Don’t dwell on the past and how much time you’ve already used up. You won’t get it back; so it’s pointless to despair. Instead, focus on moving forward and doing better next time.

Nobody is perfect, so it’s unfair and unproductive to put yourself down each time you fail. And, remember, you’re not going to defeat your procrastination habit overnight. But, by starting now, you can begin turning the tide in your favor.

Take the tips I’ve shared with you today, and put them into action in your life.

When you do this, you’ll begin to muster up the motivation to tackle the tasks you need to do. And before long, you’ll be caught up with everything, and ready to take on the world!

One final warning about putting off tasks…

“Procrastination is like a credit card: it’s a lot of fun until you get the bill.”  — Christopher Parker

More on Beating Procrastination

Featured photo credit: Nordwood Themes via unsplash.com

Reference

More by this author

Leon Ho

Founder & CEO of Lifehack

How to Achieve Goals and Increase Your Chance of Success Having Trouble Reaching Goals? This Could Be Why How Setting Personal Goals Makes You a Greater Achiever How to Know Which Types of Learning Styles Work for You? Learning Methods to Help You Learn Effectively and Easily

Trending in Productivity

1 How to Work Hard the Smart Way: 4 Daily Rituals to Follow 2 Your Night Routine Guide to Sleeping Better & Waking Up Productive 3 74 Healthy Habits That Will Drastically Improve Every Aspect of Your Life 4 How to Increase Willpower and Be Mentally Tough 5 9 Daily Habits That Will Change Your Life

Read Next

Advertising
Advertising
Advertising

Last Updated on April 22, 2021

How to Work Hard the Smart Way: 4 Daily Rituals to Follow

How to Work Hard the Smart Way: 4 Daily Rituals to Follow

Habits are what sets an average leader apart from a great leader. We can argue that talent is the biggest factor; we may debate how the amount of charisma sets the two apart. Yet, if you were to show me what you believed to be a great leader, I can show you the habits that made her/him great. Great leaders have great habits and know how to work hard the smart way.

Developing Great Habits Is Hard Work

In my early college days, I had spent a lot of time learning how to play the trumpet. Playing the trumpet took time and discipline. I had some natural talent, but not enough to hide my lack of ability. My trumpet teacher was a man of discipline, and there was no doubt he had talent. What stood to me was his work ethic. He had to be one of the hardest working mentors that I had the privilege of working with.

One afternoon, I was in his office getting ready for my weekly trumpet lesson. As I was preparing, my eyes scanned the room and saw that there were quotes all over his office. My eyes rested on one quote that forever changed my thinking about my playing. It was a quote from my high school basketball coach Tim Notke that would become popular through professional athletes Kevin Durant and Tim Tebow:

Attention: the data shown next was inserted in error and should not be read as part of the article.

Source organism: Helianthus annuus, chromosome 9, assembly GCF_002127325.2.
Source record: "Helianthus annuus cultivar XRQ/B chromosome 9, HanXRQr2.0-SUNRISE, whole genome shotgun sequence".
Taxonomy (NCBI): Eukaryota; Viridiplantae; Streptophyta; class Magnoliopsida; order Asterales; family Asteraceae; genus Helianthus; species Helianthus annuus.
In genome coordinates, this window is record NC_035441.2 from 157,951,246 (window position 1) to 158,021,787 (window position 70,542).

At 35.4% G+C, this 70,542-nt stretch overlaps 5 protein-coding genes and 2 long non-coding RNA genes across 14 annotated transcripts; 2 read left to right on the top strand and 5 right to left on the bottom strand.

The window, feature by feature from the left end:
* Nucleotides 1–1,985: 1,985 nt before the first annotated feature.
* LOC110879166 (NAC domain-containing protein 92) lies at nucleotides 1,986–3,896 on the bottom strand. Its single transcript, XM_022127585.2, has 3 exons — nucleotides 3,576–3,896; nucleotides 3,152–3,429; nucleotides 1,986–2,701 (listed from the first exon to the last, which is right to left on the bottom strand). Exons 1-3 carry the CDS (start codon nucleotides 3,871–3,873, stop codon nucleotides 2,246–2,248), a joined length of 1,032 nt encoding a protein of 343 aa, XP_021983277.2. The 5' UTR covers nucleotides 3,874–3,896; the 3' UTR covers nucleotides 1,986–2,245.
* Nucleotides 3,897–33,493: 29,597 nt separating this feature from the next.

“Hard work beats talent when talent fails to work hard.”

Hard work trumps talent. The key to success is not found in your talent or ability. Talent and ability are necessary, but they are not the primary factors. They are supporting roles in the story you are writing.

Ultimately, hard work is the key to your success. A good work ethic creates the momentum that propels you forward towards your goals.

Motivation Is Not the Answer

How many times have you seen someone go to a conference, get inspired, and then come home and do nothing?

If motivation were the answer, the world would have transformed hundreds of times over. Yet, when we look out our doors or turn on the news, we do not see a utopian society.

We have thousands of people who become inspired but lack the work ethic to apply anything they have learned. Time and time again frustration creeps in. We are so motivated and inspired by what we see but fail to put in place the things that would change our lives.

Advertising

Frustration happens when the gap between what you expect to be true and what is true gets bigger. Motivation tends to create an expectation that is not rooted in reality. We want to take on the world but cannot get off Netflix long enough to do so.

Motivation is not the answer, but working hard is. Good habits and routines that produce success are the byproducts of a strong work ethic. The habits and routines we create and follow are the foundation on which we build a winning life.

How to Work Hard by Working Smarter

Here are 4 routines that will help you learn how to work hard and achieve your short term and long term goals.

1. Define What a Win Looks Like

In football, a player that crosses into the end zone gain points. In soccer, a player kicks the ball into the net to score. Hockey, lacrosse, and basketball are all the same. The player takes the object and moves it into the designated area to gain points. The team with the most points wins the game.

Why is it that we can define what a win looks like in sports, but we fail to do so in our leadership, our businesses, or our homes?

Learning how to work hard without setting a target is futile. It is insanity to work hard without having a clear direction to place your energy. I would argue that defining a win is one of the most important routines that a leader can have. Defining a win separates superficial activity from meaningful activity.

When I define a win, I know the goal line I have to cross[1]. Knowing where the goal line is informs me of the activity I have to engage in to cross it. Without a clear direction, I am spinning my wheels hoping that I will get to a destination I haven’t defined. It is like asking a GPS for directions but failing to input the destination.

4 Steps to Define a Win
  • Know the outcome you desire.
  • Declare the outcome in specific, meaningful terms.
  • Write the outcome down.